Monday, May 27, 2013

  • Monday, May 27, 2013
  • Elder of Ziyon
This is an amazing article for what it doesn't say:
Eva Bromster, an elementary school principal, was jolted awake by a telephone call late Thursday night. “Your school is burning,” her boss, the director of the local education department, told her.

Ms. Bromster rushed to the school, in the mostly immigrant district of Tensta, north of Stockholm, and found one room gutted by fire and another filled with ankle-deep water after firefighters had doused the flames. It was the second fire at the school in three days.

In Stockholm and other towns and cities last week, bands made up mostly of young immigrants set buildings and cars ablaze in a spasm of destructive rage rarely seen in a country proud of its normally tranquil, law-abiding ways.

The disturbances, with echoes of urban eruptions in France in 2005 and Britain in 2011, have pushed Sweden to the center of a heated debate across Europe about immigration and the tensions it causes in a time of deep economic malaise.

The riots, now subsiding, have produced less damage than the earlier ones in Paris and London, which also involved mostly immigrants. But the unrest has shaken Sweden, which has a reputation for welcoming immigrants and asylum seekers, including those fleeing violence in countries like Iraq, Somalia and Syria, and regularly ranks in surveys as one of the world’s happiest places.

“I don’t know why anybody would want to burn our school,” Ms. Bromster said. “I can’t understand it. Maybe they are not so happy with life.”

The riots are not unprecedented here. In 2008 and 2010, immigrants clashed with the police in the southern port city of Malmo. But the past week’s arson attacks in Stockholm, the capital, and the spectacle of teenagers hurling stones at firefighters have left many Swedes wondering what went wrong in a society that has invested so heavily in helping the underprivileged.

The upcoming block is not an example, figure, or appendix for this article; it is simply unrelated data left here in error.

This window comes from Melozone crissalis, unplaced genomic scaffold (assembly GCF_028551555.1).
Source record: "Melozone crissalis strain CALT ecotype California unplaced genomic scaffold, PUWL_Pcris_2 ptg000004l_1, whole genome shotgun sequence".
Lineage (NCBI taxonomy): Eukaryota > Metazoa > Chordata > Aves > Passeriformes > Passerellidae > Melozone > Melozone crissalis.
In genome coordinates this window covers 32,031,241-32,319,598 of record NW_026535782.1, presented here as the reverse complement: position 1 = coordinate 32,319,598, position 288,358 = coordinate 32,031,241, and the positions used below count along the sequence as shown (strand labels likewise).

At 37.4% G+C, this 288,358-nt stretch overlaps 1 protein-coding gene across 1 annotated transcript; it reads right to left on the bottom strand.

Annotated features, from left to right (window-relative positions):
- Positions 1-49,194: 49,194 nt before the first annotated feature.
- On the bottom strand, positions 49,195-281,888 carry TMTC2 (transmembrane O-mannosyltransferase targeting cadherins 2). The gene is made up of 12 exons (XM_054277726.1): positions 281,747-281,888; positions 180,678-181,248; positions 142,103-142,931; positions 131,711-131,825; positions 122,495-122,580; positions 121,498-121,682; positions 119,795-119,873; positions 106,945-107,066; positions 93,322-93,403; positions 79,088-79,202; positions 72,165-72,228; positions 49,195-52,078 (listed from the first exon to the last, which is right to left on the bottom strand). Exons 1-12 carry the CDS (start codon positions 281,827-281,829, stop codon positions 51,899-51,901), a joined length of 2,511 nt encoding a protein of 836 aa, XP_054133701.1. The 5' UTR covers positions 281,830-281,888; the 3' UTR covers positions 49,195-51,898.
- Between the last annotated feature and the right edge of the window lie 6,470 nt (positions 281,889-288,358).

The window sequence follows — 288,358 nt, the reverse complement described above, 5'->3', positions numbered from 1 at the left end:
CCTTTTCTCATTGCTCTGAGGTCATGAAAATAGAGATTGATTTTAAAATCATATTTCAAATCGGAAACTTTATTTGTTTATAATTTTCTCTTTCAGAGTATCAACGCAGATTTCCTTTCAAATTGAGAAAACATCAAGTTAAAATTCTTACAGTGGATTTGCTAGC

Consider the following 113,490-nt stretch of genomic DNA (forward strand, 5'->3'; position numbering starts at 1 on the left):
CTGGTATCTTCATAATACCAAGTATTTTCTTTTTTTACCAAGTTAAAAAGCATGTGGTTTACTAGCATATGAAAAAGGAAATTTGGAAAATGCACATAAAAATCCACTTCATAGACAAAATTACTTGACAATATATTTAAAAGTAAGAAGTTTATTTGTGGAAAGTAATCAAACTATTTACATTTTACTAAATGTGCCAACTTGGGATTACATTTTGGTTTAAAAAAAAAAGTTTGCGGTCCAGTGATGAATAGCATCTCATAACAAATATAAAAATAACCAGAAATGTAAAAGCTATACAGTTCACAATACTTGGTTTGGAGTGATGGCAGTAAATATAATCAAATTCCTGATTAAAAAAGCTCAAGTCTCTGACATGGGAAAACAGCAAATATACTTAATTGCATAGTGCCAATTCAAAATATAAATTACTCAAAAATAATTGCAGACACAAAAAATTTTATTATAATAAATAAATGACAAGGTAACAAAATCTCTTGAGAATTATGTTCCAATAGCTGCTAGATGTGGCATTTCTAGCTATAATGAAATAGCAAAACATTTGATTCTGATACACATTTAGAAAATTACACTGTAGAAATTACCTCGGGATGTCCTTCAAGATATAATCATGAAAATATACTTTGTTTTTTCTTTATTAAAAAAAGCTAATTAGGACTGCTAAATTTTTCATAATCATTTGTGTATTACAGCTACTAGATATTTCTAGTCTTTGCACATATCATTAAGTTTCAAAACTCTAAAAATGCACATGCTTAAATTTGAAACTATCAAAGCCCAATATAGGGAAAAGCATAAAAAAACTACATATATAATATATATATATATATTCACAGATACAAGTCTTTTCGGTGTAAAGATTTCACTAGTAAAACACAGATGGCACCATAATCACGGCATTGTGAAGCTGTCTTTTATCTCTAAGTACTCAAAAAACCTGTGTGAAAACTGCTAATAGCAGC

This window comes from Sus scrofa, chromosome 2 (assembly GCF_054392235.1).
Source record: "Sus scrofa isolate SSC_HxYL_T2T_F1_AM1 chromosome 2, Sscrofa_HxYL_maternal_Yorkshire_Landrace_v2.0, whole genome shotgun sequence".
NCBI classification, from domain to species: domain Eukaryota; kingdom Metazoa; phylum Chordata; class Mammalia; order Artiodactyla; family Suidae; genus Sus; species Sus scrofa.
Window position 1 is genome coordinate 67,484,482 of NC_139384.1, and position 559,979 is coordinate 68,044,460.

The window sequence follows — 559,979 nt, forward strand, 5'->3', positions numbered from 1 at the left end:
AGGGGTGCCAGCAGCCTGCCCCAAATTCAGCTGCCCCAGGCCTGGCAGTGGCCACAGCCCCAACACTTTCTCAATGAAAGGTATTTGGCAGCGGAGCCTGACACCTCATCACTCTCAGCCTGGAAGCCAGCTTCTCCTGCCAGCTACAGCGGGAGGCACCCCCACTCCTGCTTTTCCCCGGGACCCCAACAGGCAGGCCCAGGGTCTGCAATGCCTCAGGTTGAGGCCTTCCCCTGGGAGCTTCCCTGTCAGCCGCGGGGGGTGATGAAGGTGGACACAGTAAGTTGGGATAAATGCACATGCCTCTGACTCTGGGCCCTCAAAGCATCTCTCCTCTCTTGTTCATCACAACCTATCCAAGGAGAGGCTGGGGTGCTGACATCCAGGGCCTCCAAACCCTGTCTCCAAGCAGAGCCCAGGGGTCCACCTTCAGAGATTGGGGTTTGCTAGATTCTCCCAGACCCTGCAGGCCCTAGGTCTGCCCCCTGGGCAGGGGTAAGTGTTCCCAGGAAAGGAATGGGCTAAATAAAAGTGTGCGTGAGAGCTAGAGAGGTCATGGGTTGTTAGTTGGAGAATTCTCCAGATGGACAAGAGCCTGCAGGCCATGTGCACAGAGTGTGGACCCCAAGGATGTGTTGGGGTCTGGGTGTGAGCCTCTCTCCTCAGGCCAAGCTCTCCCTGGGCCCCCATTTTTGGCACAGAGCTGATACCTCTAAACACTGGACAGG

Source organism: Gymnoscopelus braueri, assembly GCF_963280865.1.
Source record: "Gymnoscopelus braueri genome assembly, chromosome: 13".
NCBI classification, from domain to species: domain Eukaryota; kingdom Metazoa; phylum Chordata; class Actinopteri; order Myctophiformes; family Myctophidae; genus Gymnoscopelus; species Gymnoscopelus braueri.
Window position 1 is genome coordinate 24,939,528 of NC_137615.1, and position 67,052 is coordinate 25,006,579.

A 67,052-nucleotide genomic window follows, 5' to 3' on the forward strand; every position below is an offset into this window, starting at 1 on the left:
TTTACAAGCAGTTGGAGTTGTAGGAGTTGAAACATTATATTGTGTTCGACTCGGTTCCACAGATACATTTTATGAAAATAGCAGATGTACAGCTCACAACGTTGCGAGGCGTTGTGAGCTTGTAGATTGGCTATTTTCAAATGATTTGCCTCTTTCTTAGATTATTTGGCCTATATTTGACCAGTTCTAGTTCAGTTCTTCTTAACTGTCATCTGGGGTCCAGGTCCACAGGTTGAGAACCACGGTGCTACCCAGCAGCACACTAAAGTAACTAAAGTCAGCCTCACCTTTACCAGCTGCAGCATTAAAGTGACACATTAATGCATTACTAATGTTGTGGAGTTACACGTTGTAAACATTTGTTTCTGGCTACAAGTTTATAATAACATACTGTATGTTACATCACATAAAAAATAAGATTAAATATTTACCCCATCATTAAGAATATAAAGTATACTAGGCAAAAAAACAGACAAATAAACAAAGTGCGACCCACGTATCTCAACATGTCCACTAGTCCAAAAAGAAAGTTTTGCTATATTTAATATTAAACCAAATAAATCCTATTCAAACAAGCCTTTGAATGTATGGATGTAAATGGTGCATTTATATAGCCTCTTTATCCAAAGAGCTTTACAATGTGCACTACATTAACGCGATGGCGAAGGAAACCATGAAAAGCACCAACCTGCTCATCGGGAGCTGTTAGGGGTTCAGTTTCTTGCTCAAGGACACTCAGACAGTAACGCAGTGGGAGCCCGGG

While the violence was concentrated in relatively poor districts, most of their residents have been shielded from dire poverty by a welfare system that is one of the world’s most expansive, despite recent cutbacks.
So what might the problem be?

...One big problem is the lack of jobs. The national unemployment rate is about 8 percent, but the rate is at least twice as high in immigrant areas and four times as high for those under 25. But, said Nima Sanandaji, a Kurdish-Swedish author of several books on immigration who was born in Iran, remote areas in the north of Sweden have more people out of work, “but they are not throwing rocks and burning cars.”

...Immigrants and the Swedish-born children of immigrants make up about 15 percent of the population, and last year Sweden nearly doubled the number of asylum seekers it took in and became Europe’s primary destination for refugees from Syria.

Ms. Bromster, the school principal, whose 325 students are all from immigrant backgrounds, said families who had “escaped from terrible wars in Iraq and Syria” could not be expected to adapt easily to an entirely foreign environment. “They don’t get work, and they feel excluded from society,” she said.
So it is not poverty. What possible other reason is there for some young immigrants to riot, while poorer people don't?

What could they have in common besides their immigrant status? Something cultural, perhaps, that teaches them that rioting and rock throwing are acceptable behaviors when things don't go your way? Is it possible that, say, their religious beliefs that they are taught from the time they are children might have something to do with it?

We'll never know, because some questions cannot be asked.

(h/t EBoZ)



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